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Sen. Marco Rubio campaigning for Sens. Kelly Loeffler and David Perdue in Georgia. Photo: Jessica McGowan/Getty Images

A couple of days ago, it looked impossible that $2,000 COVID relief checks — up from the $600 checks for individuals in the package President Trump signed Sunday — could pass the Senate. That has changed with Trump's final-hours advocacy for bigger checks, Republican sources tell Axios.

The state of play: It's still an uphill battle. But Republican senators are feeling more pressure from constituents — pumped by Trump — to do more.

  • It could be too politically risky for some Republican senators to vote "no."
  • If Senate Majority Leader Mitch McConnell "brings it to the floor, it might get 60. Then Trump can claim victory," said a Republican source who provided a breakdown of how the vote could go.

Driving the news: "I am concerned about the debt, but working families have been hurt badly by the pandemic," Sen. Marco Rubio (R-Fla.) tweeted Monday. "This is why I supported $600 direct payments to working families & if given the chance will vote to increase the amount."

Senators to watch: Rand Paul of Kentucky and Ron Johnson of Wisconsin — with one or two other spending hardliners needed.

  • The House yesterday voted overwhelmingly yesterday— 275-134 — for $2,000 checks, with 44 Republicans joining almost all Democrats.

🥊 A Wall Street Journal editorial (subscription) today calls the president's push for $2,000 checks "a Donald Trump in-kind contribution to Minority Leader Chuck Schumer and Joe Biden."

  • If McConnell allows a vote, The Journal argues, it "would split the GOP caucus and upset fiscally conservative voters."

What's next: Senate consideration of $2,000 checks is unlikely to begin before Friday, after Sen. Bernie Sanders threatened to delay an override of Trump's veto of the defense spending bill over McConnell's reluctance.

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Go deeper

Young people want checks on Big Tech's power

Data: Generation Lab; Chart: Sara Wise/Axios

The next generation of college-educated Americans thinks social media companies have too much power and influence on politics and need more government regulation, according to a new survey by Generation Lab for Axios.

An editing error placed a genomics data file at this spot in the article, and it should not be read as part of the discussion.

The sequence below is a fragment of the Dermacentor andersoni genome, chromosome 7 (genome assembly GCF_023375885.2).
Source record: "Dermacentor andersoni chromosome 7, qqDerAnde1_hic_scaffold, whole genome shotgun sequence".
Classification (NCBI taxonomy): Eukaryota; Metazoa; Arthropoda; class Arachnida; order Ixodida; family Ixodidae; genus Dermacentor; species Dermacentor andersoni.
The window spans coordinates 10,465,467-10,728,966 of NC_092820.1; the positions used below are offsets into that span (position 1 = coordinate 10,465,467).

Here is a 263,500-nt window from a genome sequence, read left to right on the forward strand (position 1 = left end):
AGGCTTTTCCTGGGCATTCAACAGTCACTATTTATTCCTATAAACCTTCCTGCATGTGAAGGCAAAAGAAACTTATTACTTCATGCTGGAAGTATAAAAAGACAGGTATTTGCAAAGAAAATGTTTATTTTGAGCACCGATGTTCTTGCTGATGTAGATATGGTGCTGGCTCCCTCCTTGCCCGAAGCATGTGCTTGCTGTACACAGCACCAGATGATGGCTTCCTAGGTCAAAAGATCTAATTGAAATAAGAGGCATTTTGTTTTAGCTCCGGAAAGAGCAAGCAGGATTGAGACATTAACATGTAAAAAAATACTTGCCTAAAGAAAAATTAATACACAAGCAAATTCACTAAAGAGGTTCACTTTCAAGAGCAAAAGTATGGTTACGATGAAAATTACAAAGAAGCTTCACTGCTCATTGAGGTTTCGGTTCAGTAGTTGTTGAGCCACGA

Why it matters: The findings follow an election dominated by rampant disinformation about voting fraud on social media; companies' fraught efforts to stifle purveyors of disinformation including former President Trump; and a deadly Jan. 6 insurrection over the election organized largely online.

Updated 4 mins ago - World

Trudeau's Liberals set to form minority government after Canada election win

Canadian Prime Minister Justin Trudeau. Photo: Jeff Vinnick/Getty Images

Canadian Prime Minister Justin Trudeau's Liberal government was reelected for a third term in Monday's parliamentary elections, but preliminary results show it failed to win a majority.

Why it matters: Trudeau has governed Canada with a minority of legislative support in parliament for the past two years. Last month, he called for an election two years earlier than scheduled in the hope of forming a majority government.

2 hours ago - World

Reports: CIA director's team member reported Havana Syndrome symptoms

Central Intelligence Agency (CIA) director Bill Burns during a House Intelligence Committee hearing in April on Capitol Hill. Photo: Al Drago-Pool/Getty Images

A member of CIA director Bill Burns' team who traveled with him to India this month was treated for "symptoms consistent with Havana syndrome," CNN first reported Monday.

Why it matters: Current and former officials told the New York Times the incident signals a "possible escalation" in the mysterious neurological symptoms affecting as many as 200 Americans who've worked in overseas posts since 2016.

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